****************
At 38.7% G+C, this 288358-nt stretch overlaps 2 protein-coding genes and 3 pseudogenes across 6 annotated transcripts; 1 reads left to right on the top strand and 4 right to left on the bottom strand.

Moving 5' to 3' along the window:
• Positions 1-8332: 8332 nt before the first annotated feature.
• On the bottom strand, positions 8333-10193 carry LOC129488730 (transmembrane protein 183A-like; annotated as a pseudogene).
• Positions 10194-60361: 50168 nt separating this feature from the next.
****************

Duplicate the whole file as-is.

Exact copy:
At 38.7% G+C, this 288358-nt stretch overlaps 2 protein-coding genes and 3 pseudogenes across 6 annotated transcripts; 1 reads left to right on the top strand and 4 right to left on the bottom strand.

Moving 5' to 3' along the window:
• Positions 1-8332: 8332 nt before the first annotated feature.
• On the bottom strand, positions 8333-10193 carry LOC129488730 (transmembrane protein 183A-like; annotated as a pseudogene).
• Positions 10194-60361: 50168 nt separating this feature from the next.